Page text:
This qualitative multi-case study investigated strategies social studies teachers use to incorporate historical thinking skills in fourth and fifth grade classrooms to support the development of skills needed for understanding historical concepts. Three fifth grade teachers and one fourth grade teacher from four school systems participated in the study. Teachers completed an initial questionnaire to assess their use of historical thinking strategies. This was followed by a series of interviews and observations to determine how teachers incorporated these strategies. Constructivism was the theoretical basis for this study, and centered on how learners construct knowledge of the world around them. Three interviews and three observations were completed. Field notes were taken during observations and student work samples were collected. Information obtained through discussions with the participants revealed five overall themes: tools teachers used, ways to help students connect to history, critical thinking, helping develop student engagement, and processes leading to historical thinking. Historical thinking strategies the participants used assisted students in connecting with history and increased their engagement in the content. Findings suggest the participants wanted experiences that kept their students interested and engaged in learning. Throughout the study, participants worked to provide experiences for their students that were meaningful and helped them connect to history.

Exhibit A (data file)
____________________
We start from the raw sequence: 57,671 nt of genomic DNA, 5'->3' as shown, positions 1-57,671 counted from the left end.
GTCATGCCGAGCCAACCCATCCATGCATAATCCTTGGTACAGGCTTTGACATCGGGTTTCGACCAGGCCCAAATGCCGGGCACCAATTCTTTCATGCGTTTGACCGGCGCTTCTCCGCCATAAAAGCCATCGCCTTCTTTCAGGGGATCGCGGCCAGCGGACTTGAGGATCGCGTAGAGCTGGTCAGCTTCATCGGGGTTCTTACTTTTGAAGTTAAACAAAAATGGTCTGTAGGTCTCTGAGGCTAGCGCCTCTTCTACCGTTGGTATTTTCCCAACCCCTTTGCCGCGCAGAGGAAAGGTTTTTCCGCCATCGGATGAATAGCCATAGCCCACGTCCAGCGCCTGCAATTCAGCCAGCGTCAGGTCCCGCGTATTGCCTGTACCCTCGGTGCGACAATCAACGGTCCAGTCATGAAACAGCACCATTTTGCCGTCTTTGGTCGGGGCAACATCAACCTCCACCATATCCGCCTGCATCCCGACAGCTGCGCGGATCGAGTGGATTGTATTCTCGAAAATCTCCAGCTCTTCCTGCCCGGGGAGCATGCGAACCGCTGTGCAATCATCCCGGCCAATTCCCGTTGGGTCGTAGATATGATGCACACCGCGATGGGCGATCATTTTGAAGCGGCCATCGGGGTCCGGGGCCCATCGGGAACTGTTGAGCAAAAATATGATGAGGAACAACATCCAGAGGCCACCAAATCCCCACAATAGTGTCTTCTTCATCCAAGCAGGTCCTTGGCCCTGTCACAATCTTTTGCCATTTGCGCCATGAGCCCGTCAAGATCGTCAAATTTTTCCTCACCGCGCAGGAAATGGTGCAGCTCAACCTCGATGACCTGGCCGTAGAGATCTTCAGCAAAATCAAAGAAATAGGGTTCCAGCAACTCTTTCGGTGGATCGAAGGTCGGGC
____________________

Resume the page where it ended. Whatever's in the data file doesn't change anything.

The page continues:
|Commitee:||Cantrell, Rita, Lucado, Charles|
|Department:||School of Education|
|School Location:||United States -- Georgia|
|Source:||DAI-A 78/11(E), Dissertation Abstracts International|
|Subjects:||Elementary education, Social studies education|
|Keywords:||Historical thinking, Primary sources|
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